Berkenstadt, H, Margalit, N, Hadani, M, et al Stroke volume variation as a predictor of fluid responsiveness in patients undergoing brain surgery.Anesth Analg2001;92,984-989
 
Michard, F, Boussat, S, Chemla, D, et al Relation between respiratory changes in arterial pulse pressure and fluid responsiveness in septic patients with acute circulatory failure.Am J Respir Crit Care Med2000;162,134-138
 
Reuter, DA, Felbinger, TW, Kilger, E, et al Optimizing fluid therapy in mechanically ventilated patients after cardiac surgery by on-line monitoring of left ventricular stroke volume variations: comparison with aortic systolic pressure variations.Br J Anaesth2002;88,124-126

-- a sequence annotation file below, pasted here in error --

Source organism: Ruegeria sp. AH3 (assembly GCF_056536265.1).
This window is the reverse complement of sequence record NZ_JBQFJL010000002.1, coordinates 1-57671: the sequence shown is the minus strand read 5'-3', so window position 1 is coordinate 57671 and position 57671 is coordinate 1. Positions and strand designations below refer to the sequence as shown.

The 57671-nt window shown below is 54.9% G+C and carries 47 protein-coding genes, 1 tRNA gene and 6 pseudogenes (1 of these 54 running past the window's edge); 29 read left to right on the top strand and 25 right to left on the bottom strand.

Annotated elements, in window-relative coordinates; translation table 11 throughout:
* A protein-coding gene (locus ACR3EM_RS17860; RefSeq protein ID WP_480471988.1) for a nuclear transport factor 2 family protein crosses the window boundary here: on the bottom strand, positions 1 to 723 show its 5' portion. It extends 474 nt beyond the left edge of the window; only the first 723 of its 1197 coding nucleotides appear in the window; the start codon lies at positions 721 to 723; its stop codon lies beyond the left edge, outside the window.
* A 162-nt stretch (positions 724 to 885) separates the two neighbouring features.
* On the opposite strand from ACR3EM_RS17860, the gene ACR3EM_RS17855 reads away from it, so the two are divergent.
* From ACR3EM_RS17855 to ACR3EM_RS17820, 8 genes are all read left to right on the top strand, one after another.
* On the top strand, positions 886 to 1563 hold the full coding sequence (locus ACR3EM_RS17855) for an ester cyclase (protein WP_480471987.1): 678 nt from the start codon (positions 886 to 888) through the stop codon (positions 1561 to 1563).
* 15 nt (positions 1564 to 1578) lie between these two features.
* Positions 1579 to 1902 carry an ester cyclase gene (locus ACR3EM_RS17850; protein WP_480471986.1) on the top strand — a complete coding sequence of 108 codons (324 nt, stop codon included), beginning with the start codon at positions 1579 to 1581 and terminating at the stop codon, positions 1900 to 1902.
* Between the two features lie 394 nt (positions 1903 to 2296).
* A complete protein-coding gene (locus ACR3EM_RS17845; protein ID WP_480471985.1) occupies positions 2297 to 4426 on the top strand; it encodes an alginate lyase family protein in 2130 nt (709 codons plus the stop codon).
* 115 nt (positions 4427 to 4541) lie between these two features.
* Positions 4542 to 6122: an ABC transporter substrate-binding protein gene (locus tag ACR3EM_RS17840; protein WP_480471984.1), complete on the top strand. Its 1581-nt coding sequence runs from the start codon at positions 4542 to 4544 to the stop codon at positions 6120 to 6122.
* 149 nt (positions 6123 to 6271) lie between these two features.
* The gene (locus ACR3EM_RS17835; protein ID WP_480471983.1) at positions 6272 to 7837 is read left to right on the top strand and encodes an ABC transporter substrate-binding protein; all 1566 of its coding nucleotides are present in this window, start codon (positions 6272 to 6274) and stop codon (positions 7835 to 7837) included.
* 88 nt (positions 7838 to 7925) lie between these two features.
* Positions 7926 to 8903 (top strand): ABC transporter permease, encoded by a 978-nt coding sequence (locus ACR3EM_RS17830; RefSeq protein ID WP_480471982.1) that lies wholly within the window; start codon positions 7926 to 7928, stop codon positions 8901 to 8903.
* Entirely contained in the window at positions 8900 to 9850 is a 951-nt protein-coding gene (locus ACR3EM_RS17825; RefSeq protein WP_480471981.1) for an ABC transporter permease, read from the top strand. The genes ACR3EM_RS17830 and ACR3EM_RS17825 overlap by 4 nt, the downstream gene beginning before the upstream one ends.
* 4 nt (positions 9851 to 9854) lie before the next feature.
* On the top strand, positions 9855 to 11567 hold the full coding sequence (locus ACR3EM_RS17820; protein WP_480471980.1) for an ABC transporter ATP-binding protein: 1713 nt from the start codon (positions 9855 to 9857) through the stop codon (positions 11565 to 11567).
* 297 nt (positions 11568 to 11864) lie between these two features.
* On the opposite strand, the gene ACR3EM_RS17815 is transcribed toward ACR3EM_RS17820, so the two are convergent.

Reuter, DA, Kirchner, A, Felbinger, TW, et al Usefulness of left ventricular stroke volume variation to assess fluid responsiveness in patients with reduced cardiac function.Crit Care Med2003;31,1399-1404
 
Barbier, C, Loubieres, Y, Schmit, C, et al Respiratory changes in inferior vena cava diameter are helpful in predicting fluid responsiveness in ventilated septic patients.Intensive Care Med2004;30,1740-1746
 
Kramer, A, Zygun, D, Hawes, H, et al Pulse pressure variation predicts fluid responsiveness following coronary artery bypass surgery.Chest2004;126,1563-1568
 
Marx, G, Cope, T, McCrossan, L, et al Assessing fluid responsiveness by stroke volume variation in mechanically ventilated patients with severe sepsis.Eur J Anaesthesiol2004;21,132-138
 
Preisman, S, Kogan, S, Berkenstadt, H, et al Predicting fluid responsiveness in patients undergoing cardiac surgery: functional haemodynamic parameters including the Respiratory Systolic Variation Test and static preload indicators.Br J Anaesth2005;95,746-755